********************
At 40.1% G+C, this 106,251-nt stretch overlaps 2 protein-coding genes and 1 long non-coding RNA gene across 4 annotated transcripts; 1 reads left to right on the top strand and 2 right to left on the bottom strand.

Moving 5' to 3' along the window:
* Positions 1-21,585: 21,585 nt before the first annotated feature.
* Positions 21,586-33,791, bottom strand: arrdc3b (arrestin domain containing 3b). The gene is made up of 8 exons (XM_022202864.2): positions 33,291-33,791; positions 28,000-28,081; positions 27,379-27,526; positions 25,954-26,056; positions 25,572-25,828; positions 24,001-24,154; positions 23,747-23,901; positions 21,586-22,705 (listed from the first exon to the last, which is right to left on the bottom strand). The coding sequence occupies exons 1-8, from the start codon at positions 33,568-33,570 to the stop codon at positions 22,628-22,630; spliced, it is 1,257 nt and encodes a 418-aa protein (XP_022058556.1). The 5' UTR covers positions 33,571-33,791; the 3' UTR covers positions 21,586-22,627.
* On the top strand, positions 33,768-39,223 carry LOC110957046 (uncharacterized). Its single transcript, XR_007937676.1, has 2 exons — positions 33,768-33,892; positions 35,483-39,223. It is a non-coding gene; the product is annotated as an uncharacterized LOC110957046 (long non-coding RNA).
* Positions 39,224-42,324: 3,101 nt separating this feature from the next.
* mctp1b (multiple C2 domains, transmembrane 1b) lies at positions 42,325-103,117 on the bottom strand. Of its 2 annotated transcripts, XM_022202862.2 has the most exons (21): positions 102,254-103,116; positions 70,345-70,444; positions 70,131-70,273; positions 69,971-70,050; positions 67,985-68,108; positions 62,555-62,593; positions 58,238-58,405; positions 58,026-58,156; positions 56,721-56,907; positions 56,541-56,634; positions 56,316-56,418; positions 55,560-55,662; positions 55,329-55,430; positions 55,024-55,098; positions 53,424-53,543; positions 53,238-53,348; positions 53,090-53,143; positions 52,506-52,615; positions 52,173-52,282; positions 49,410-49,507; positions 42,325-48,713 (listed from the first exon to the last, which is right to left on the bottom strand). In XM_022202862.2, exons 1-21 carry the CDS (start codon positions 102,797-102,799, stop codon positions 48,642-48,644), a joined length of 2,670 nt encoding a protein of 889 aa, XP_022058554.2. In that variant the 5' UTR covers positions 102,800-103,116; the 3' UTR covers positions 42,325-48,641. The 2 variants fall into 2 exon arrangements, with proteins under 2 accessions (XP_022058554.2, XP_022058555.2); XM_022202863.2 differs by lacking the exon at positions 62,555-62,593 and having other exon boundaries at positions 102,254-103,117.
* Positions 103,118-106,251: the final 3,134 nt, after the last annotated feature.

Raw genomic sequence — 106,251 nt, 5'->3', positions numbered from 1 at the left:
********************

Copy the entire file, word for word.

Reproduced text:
At 40.1% G+C, this 106,251-nt stretch overlaps 2 protein-coding genes and 1 long non-coding RNA gene across 4 annotated transcripts; 1 reads left to right on the top strand and 2 right to left on the bottom strand.

Moving 5' to 3' along the window:
* Positions 1-21,585: 21,585 nt before the first annotated feature.
* Positions 21,586-33,791, bottom strand: arrdc3b (arrestin domain containing 3b). The gene is made up of 8 exons (XM_022202864.2): positions 33,291-33,791; positions 28,000-28,081; positions 27,379-27,526; positions 25,954-26,056; positions 25,572-25,828; positions 24,001-24,154; positions 23,747-23,901; positions 21,586-22,705 (listed from the first exon to the last, which is right to left on the bottom strand). The coding sequence occupies exons 1-8, from the start codon at positions 33,568-33,570 to the stop codon at positions 22,628-22,630; spliced, it is 1,257 nt and encodes a 418-aa protein (XP_022058556.1). The 5' UTR covers positions 33,571-33,791; the 3' UTR covers positions 21,586-22,627.
* On the top strand, positions 33,768-39,223 carry LOC110957046 (uncharacterized). Its single transcript, XR_007937676.1, has 2 exons — positions 33,768-33,892; positions 35,483-39,223. It is a non-coding gene; the product is annotated as an uncharacterized LOC110957046 (long non-coding RNA).
* Positions 39,224-42,324: 3,101 nt separating this feature from the next.
* mctp1b (multiple C2 domains, transmembrane 1b) lies at positions 42,325-103,117 on the bottom strand. Of its 2 annotated transcripts, XM_022202862.2 has the most exons (21): positions 102,254-103,116; positions 70,345-70,444; positions 70,131-70,273; positions 69,971-70,050; positions 67,985-68,108; positions 62,555-62,593; positions 58,238-58,405; positions 58,026-58,156; positions 56,721-56,907; positions 56,541-56,634; positions 56,316-56,418; positions 55,560-55,662; positions 55,329-55,430; positions 55,024-55,098; positions 53,424-53,543; positions 53,238-53,348; positions 53,090-53,143; positions 52,506-52,615; positions 52,173-52,282; positions 49,410-49,507; positions 42,325-48,713 (listed from the first exon to the last, which is right to left on the bottom strand). In XM_022202862.2, exons 1-21 carry the CDS (start codon positions 102,797-102,799, stop codon positions 48,642-48,644), a joined length of 2,670 nt encoding a protein of 889 aa, XP_022058554.2. In that variant the 5' UTR covers positions 102,800-103,116; the 3' UTR covers positions 42,325-48,641. The 2 variants fall into 2 exon arrangements, with proteins under 2 accessions (XP_022058554.2, XP_022058555.2); XM_022202863.2 differs by lacking the exon at positions 62,555-62,593 and having other exon boundaries at positions 102,254-103,117.
* Positions 103,118-106,251: the final 3,134 nt, after the last annotated feature.

Raw genomic sequence — 106,251 nt, 5'->3', positions numbered from 1 at the left: